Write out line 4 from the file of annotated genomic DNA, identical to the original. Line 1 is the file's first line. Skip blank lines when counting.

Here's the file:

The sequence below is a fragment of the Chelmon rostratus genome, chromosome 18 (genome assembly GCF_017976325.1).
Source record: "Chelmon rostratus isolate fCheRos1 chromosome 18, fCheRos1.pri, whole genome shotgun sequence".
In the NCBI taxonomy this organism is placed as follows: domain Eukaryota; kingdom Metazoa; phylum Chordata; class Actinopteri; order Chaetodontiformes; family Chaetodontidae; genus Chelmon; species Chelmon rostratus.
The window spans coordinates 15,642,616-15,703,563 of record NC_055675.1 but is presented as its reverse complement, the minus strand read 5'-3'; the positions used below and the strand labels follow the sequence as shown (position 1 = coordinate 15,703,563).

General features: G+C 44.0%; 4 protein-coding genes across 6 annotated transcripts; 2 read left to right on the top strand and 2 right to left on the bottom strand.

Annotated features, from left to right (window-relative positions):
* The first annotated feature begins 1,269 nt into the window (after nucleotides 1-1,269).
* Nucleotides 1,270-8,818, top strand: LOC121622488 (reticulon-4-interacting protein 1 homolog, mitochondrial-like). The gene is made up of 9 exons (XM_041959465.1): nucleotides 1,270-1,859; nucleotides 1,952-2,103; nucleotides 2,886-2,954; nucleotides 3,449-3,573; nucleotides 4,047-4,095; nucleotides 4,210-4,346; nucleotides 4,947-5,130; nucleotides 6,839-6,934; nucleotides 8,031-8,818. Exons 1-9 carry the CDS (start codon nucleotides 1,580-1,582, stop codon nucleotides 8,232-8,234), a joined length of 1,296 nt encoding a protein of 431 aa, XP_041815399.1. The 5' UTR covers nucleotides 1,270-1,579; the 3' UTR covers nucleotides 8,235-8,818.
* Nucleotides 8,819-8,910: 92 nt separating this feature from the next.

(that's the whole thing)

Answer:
The window spans coordinates 15,642,616-15,703,563 of record NC_055675.1 but is presented as its reverse complement, the minus strand read 5'-3'; the positions used below and the strand labels follow the sequence as shown (position 1 = coordinate 15,703,563).